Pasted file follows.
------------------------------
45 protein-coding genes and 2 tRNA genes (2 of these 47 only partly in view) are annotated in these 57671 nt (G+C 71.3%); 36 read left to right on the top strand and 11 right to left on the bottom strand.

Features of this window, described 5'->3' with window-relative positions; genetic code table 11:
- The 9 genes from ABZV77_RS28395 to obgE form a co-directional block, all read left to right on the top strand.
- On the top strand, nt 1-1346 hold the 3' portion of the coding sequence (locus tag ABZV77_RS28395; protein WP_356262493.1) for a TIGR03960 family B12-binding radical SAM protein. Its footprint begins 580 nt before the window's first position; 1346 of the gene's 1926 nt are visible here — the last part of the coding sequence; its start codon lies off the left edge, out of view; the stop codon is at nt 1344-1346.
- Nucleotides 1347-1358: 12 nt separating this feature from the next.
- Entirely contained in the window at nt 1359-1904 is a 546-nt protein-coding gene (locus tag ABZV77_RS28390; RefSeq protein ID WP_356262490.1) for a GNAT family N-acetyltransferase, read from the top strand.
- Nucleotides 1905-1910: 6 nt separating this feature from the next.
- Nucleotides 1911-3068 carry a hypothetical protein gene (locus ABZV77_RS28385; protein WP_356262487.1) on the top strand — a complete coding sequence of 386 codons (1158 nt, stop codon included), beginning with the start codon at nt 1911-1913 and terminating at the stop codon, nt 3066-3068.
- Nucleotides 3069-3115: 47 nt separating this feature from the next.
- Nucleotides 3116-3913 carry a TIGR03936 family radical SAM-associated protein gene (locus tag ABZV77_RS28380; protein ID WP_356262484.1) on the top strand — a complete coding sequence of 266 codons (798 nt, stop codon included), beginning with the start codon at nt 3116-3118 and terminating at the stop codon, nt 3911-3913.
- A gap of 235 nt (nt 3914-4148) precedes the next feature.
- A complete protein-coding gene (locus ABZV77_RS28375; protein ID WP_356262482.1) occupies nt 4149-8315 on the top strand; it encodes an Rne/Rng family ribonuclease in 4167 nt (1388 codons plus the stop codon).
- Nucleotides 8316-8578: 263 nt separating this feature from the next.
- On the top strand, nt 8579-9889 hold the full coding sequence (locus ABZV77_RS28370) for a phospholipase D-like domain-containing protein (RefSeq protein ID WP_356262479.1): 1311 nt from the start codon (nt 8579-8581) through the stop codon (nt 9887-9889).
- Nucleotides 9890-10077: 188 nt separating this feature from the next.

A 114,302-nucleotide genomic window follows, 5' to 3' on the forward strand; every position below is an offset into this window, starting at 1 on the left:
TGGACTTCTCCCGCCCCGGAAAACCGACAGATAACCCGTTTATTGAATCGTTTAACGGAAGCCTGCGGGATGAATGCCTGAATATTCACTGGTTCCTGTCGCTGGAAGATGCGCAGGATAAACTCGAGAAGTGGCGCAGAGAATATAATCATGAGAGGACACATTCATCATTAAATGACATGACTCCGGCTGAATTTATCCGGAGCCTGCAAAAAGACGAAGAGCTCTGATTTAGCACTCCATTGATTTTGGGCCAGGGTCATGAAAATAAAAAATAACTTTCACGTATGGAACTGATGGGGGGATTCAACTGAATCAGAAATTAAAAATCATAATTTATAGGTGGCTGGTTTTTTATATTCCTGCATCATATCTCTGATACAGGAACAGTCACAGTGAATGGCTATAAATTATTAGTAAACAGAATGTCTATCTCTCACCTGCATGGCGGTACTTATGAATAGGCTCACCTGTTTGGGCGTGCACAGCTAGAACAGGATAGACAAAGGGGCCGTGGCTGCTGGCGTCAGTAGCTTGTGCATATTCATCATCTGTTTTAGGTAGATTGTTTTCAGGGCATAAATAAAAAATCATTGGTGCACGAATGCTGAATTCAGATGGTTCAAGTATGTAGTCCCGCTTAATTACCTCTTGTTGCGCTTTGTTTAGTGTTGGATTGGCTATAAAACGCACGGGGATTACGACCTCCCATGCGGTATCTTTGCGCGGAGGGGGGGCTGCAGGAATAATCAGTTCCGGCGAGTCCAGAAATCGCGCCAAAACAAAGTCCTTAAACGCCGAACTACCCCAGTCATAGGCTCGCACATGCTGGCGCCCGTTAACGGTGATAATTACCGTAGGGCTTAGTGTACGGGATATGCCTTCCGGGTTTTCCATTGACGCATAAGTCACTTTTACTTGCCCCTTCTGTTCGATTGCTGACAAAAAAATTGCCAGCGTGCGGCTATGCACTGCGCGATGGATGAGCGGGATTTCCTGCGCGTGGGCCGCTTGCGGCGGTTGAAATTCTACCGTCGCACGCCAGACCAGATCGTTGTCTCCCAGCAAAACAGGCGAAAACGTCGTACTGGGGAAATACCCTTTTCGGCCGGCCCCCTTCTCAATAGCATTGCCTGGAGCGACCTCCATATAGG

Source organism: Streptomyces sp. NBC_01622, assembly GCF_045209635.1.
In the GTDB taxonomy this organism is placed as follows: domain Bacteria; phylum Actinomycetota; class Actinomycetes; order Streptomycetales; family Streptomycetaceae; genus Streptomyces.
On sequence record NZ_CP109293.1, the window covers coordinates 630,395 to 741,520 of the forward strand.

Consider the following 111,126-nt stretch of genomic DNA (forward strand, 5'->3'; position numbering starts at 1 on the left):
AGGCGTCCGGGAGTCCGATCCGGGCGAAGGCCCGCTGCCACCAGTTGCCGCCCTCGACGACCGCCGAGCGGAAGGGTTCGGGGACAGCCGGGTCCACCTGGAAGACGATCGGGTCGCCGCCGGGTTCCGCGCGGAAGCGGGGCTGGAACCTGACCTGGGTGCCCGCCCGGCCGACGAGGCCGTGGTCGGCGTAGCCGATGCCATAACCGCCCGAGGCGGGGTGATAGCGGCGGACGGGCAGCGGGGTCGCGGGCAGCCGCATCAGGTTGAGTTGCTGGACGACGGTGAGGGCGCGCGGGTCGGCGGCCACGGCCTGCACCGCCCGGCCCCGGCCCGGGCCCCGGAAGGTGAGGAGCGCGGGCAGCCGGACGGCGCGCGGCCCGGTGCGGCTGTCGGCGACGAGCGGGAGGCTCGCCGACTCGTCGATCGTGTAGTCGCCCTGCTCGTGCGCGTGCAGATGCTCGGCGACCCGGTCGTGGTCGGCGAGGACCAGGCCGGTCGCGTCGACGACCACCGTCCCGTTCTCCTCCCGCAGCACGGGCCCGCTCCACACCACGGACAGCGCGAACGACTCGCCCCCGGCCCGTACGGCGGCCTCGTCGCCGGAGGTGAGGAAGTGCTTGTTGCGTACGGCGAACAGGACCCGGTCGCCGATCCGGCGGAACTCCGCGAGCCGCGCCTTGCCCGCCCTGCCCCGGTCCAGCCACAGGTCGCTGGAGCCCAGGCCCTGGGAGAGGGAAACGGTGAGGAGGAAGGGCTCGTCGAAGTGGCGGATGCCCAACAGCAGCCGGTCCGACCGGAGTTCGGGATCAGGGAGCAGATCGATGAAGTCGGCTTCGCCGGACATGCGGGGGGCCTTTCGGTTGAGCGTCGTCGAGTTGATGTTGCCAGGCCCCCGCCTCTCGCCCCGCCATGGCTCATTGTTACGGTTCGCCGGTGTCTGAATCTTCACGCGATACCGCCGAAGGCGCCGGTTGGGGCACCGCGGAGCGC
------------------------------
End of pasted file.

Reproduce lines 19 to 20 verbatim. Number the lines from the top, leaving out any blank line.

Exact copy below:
In the GTDB taxonomy this organism is placed as follows: domain Bacteria; phylum Actinomycetota; class Actinomycetes; order Streptomycetales; family Streptomycetaceae; genus Streptomyces.
On sequence record NZ_CP109293.1, the window covers coordinates 630,395 to 741,520 of the forward strand.